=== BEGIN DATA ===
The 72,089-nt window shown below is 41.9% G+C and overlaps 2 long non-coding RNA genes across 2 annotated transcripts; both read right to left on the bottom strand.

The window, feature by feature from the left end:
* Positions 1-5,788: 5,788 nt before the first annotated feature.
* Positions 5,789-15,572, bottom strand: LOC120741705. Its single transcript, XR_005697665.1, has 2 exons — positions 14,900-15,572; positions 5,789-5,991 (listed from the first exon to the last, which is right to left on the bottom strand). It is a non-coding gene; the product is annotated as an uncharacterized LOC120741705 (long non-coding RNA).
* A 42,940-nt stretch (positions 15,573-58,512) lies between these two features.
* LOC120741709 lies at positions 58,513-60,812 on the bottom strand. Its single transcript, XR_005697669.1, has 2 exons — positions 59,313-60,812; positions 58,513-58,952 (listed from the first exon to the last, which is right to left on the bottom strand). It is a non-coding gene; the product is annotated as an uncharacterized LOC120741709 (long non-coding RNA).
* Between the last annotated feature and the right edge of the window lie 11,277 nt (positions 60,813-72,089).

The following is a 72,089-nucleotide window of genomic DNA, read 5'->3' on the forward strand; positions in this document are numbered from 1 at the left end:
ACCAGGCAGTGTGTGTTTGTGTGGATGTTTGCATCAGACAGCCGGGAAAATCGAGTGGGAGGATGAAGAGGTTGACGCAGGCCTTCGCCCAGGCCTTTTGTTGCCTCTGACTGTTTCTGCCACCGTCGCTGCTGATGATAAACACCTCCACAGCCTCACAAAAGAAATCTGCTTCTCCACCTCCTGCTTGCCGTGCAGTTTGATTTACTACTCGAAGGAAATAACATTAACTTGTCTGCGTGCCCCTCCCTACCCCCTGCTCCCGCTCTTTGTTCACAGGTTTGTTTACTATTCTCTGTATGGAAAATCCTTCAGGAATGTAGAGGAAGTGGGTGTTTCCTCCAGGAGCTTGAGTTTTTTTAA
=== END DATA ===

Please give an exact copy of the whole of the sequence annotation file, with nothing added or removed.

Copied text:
The 72,089-nt window shown below is 41.9% G+C and overlaps 2 long non-coding RNA genes across 2 annotated transcripts; both read right to left on the bottom strand.

The window, feature by feature from the left end:
* Positions 1-5,788: 5,788 nt before the first annotated feature.
* Positions 5,789-15,572, bottom strand: LOC120741705. Its single transcript, XR_005697665.1, has 2 exons — positions 14,900-15,572; positions 5,789-5,991 (listed from the first exon to the last, which is right to left on the bottom strand). It is a non-coding gene; the product is annotated as an uncharacterized LOC120741705 (long non-coding RNA).
* A 42,940-nt stretch (positions 15,573-58,512) lies between these two features.
* LOC120741709 lies at positions 58,513-60,812 on the bottom strand. Its single transcript, XR_005697669.1, has 2 exons — positions 59,313-60,812; positions 58,513-58,952 (listed from the first exon to the last, which is right to left on the bottom strand). It is a non-coding gene; the product is annotated as an uncharacterized LOC120741709 (long non-coding RNA).
* Between the last annotated feature and the right edge of the window lie 11,277 nt (positions 60,813-72,089).

The following is a 72,089-nucleotide window of genomic DNA, read 5'->3' on the forward strand; positions in this document are numbered from 1 at the left end:
ACCAGGCAGTGTGTGTTTGTGTGGATGTTTGCATCAGACAGCCGGGAAAATCGAGTGGGAGGATGAAGAGGTTGACGCAGGCCTTCGCCCAGGCCTTTTGTTGCCTCTGACTGTTTCTGCCACCGTCGCTGCTGATGATAAACACCTCCACAGCCTCACAAAAGAAATCTGCTTCTCCACCTCCTGCTTGCCGTGCAGTTTGATTTACTACTCGAAGGAAATAACATTAACTTGTCTGCGTGCCCCTCCCTACCCCCTGCTCCCGCTCTTTGTTCACAGGTTTGTTTACTATTCTCTGTATGGAAAATCCTTCAGGAATGTAGAGGAAGTGGGTGTTTCCTCCAGGAGCTTGAGTTTTTTTAA